Quote Originally Posted by Photo Engineer View Post
Here are the answers.

1. Film used to be both glossy and matte. The matte was often on the back. It helped with retouching, but interfered with scanning. So, the matte was removed to facilitate scans and allow retouching in PS (<- gasp). However, gelatin is naturally rather glossy. The matte has to be added, and should not interfere with grain.

2. T-grains lie flat naturally due to the settling or packing process as the gelatin dries. However, the gelatin must be flexible enough for the film to turn corners in MF cameras so that the gelatin does not crack and the t-grains do not crack. Either one can hurt the film image badly.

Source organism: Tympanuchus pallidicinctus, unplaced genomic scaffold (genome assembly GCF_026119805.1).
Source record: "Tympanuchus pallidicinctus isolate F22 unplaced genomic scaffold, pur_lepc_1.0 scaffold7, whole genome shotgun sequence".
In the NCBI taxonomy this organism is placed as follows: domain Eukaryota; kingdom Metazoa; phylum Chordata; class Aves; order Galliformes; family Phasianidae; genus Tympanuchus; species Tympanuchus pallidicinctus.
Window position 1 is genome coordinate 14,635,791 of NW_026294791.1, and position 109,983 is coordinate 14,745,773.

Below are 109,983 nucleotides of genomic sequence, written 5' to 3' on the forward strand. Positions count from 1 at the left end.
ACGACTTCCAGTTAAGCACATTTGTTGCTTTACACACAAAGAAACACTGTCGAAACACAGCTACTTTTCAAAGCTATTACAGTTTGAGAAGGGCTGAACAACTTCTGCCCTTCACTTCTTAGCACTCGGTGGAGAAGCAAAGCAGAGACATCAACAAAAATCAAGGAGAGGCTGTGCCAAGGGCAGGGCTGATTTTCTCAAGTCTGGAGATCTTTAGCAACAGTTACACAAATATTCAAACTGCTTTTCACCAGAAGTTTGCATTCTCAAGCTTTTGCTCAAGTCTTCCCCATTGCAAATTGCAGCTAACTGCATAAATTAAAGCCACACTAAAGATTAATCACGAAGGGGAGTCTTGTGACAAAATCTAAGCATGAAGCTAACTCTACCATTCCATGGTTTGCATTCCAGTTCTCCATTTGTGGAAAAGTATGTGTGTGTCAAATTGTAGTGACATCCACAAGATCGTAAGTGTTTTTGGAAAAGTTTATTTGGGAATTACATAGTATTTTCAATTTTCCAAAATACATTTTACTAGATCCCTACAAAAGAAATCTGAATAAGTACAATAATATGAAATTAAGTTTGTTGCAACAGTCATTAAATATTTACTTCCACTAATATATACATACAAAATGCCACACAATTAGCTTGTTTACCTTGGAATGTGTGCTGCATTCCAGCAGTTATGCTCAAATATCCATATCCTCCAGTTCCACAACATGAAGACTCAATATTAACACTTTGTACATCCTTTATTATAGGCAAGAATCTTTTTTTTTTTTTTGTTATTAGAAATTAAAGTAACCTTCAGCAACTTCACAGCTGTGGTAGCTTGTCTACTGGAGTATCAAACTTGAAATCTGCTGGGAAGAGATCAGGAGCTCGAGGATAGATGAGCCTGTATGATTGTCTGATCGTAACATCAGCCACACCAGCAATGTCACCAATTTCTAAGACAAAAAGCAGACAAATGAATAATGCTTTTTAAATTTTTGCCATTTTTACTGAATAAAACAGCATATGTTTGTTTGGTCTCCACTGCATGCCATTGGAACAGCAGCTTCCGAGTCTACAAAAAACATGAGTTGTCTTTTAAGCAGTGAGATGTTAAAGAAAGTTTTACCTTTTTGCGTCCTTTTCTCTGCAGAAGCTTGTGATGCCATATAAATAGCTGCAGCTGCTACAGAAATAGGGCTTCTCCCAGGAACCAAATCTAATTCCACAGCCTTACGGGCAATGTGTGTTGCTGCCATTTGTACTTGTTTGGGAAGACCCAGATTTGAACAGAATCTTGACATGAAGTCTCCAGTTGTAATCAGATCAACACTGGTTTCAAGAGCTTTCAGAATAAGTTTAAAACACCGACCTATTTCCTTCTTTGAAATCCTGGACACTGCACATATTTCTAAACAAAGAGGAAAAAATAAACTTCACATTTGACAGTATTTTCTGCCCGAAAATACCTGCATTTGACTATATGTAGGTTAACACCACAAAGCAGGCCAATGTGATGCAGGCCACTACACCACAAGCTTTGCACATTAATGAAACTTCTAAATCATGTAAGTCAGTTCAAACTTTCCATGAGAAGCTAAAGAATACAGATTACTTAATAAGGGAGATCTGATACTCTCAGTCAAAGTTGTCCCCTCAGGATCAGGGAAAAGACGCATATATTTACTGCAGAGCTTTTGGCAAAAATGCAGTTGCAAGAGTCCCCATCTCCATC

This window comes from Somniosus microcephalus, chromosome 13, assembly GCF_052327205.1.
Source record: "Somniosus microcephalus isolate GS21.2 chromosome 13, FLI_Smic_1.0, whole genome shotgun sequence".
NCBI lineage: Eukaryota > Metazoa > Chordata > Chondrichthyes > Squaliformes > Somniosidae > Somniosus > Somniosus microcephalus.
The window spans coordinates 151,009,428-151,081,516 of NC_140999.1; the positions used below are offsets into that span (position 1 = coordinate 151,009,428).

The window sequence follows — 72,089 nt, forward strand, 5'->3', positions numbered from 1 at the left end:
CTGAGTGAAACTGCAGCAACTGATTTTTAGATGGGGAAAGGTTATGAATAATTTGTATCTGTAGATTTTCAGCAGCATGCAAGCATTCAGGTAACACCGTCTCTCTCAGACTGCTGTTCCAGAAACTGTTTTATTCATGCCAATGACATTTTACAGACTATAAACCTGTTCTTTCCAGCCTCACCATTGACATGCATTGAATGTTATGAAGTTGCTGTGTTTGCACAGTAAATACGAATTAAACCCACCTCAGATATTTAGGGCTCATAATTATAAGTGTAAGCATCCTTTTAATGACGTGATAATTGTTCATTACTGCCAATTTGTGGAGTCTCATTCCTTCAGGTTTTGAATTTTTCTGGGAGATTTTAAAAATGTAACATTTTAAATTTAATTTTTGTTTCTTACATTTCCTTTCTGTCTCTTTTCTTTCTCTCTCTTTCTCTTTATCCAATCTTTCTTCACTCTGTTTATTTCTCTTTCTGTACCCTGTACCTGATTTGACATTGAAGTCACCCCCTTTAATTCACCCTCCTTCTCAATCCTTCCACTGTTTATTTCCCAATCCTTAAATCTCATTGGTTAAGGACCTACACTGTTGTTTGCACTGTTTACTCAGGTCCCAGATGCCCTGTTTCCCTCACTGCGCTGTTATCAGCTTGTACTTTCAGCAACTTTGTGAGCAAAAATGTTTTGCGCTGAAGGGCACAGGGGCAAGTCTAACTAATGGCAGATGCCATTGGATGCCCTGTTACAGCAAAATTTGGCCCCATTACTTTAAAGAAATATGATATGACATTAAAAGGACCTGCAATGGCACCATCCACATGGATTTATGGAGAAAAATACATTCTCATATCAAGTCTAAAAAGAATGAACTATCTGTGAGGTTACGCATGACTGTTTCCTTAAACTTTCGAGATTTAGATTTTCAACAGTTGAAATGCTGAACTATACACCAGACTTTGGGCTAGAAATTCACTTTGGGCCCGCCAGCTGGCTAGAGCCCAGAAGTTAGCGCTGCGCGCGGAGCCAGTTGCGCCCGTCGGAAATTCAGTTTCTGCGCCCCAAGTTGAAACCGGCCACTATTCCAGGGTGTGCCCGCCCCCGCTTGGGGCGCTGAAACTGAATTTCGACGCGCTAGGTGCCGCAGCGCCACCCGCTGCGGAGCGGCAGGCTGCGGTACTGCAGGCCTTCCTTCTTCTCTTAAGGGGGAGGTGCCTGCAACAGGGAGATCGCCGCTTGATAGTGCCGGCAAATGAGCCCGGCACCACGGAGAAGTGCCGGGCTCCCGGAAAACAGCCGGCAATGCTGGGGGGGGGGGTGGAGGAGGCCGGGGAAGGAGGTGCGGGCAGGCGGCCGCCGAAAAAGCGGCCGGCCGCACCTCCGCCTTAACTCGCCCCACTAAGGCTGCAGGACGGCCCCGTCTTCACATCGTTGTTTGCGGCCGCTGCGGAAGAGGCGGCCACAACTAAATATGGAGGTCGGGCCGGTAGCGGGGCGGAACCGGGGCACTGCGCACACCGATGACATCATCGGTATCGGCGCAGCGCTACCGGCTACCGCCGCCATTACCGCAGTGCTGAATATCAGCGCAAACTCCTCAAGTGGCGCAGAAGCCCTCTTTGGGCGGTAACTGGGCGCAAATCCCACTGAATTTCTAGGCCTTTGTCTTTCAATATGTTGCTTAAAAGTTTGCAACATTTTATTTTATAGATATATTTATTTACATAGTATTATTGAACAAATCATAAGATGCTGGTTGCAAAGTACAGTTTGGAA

Wow, this is really surprising. I wouldn't have thought the individual grains would have enough mass relative to the viscosity of the gelatin to "settle" in a flat orientation. I figured they'd end up randomly oriented without some kind of intervention (not that I would have had the slightest idea how you'd do this other than the application of some type of "field").

Regarding the overcoat sheen, are you saying we have digital to blame for TMax films having a shiny emulsion side??

Ilford Delta (for example) has a matte emulsion side. Acros has a similar emulsion sheen to TMax.